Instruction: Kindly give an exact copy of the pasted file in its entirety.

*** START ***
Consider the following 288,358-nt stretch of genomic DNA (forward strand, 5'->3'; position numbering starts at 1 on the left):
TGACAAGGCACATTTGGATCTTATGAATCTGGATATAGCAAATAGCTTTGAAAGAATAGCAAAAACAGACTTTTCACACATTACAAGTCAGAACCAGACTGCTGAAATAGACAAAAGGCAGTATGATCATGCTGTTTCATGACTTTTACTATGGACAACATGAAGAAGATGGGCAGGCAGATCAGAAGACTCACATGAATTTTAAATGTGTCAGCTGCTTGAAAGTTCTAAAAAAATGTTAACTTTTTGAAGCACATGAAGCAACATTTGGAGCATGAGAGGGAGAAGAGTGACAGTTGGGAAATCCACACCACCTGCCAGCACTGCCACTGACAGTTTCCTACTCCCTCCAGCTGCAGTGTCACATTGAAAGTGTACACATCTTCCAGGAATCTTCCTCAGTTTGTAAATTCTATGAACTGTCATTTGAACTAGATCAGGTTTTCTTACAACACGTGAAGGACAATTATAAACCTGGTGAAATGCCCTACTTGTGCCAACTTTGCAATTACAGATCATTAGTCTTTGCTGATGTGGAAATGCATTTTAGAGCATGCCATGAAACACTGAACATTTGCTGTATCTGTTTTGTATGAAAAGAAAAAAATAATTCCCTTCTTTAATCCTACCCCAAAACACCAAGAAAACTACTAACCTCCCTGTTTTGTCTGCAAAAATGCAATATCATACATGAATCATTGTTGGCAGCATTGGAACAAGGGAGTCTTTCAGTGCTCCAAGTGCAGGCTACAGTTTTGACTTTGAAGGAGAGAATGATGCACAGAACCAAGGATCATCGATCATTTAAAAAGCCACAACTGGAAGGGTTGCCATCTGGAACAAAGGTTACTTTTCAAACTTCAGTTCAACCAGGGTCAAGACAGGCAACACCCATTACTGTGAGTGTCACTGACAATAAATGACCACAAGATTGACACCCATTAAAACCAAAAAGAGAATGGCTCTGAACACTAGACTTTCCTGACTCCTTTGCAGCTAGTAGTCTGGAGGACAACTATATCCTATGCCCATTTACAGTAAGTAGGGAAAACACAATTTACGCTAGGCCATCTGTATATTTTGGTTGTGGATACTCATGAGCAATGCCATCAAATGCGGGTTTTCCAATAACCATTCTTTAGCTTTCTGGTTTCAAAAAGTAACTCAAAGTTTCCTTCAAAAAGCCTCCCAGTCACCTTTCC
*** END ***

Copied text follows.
Consider the following 288,358-nt stretch of genomic DNA (forward strand, 5'->3'; position numbering starts at 1 on the left):
TGACAAGGCACATTTGGATCTTATGAATCTGGATATAGCAAATAGCTTTGAAAGAATAGCAAAAACAGACTTTTCACACATTACAAGTCAGAACCAGACTGCTGAAATAGACAAAAGGCAGTATGATCATGCTGTTTCATGACTTTTACTATGGACAACATGAAGAAGATGGGCAGGCAGATCAGAAGACTCACATGAATTTTAAATGTGTCAGCTGCTTGAAAGTTCTAAAAAAATGTTAACTTTTTGAAGCACATGAAGCAACATTTGGAGCATGAGAGGGAGAAGAGTGACAGTTGGGAAATCCACACCACCTGCCAGCACTGCCACTGACAGTTTCCTACTCCCTCCAGCTGCAGTGTCACATTGAAAGTGTACACATCTTCCAGGAATCTTCCTCAGTTTGTAAATTCTATGAACTGTCATTTGAACTAGATCAGGTTTTCTTACAACACGTGAAGGACAATTATAAACCTGGTGAAATGCCCTACTTGTGCCAACTTTGCAATTACAGATCATTAGTCTTTGCTGATGTGGAAATGCATTTTAGAGCATGCCATGAAACACTGAACATTTGCTGTATCTGTTTTGTATGAAAAGAAAAAAATAATTCCCTTCTTTAATCCTACCCCAAAACACCAAGAAAACTACTAACCTCCCTGTTTTGTCTGCAAAAATGCAATATCATACATGAATCATTGTTGGCAGCATTGGAACAAGGGAGTCTTTCAGTGCTCCAAGTGCAGGCTACAGTTTTGACTTTGAAGGAGAGAATGATGCACAGAACCAAGGATCATCGATCATTTAAAAAGCCACAACTGGAAGGGTTGCCATCTGGAACAAAGGTTACTTTTCAAACTTCAGTTCAACCAGGGTCAAGACAGGCAACACCCATTACTGTGAGTGTCACTGACAATAAATGACCACAAGATTGACACCCATTAAAACCAAAAAGAGAATGGCTCTGAACACTAGACTTTCCTGACTCCTTTGCAGCTAGTAGTCTGGAGGACAACTATATCCTATGCCCATTTACAGTAAGTAGGGAAAACACAATTTACGCTAGGCCATCTGTATATTTTGGTTGTGGATACTCATGAGCAATGCCATCAAATGCGGGTTTTCCAATAACCATTCTTTAGCTTTCTGGTTTCAAAAAGTAACTCAAAGTTTCCTTCAAAAAGCCTCCCAGTCACCTTTCC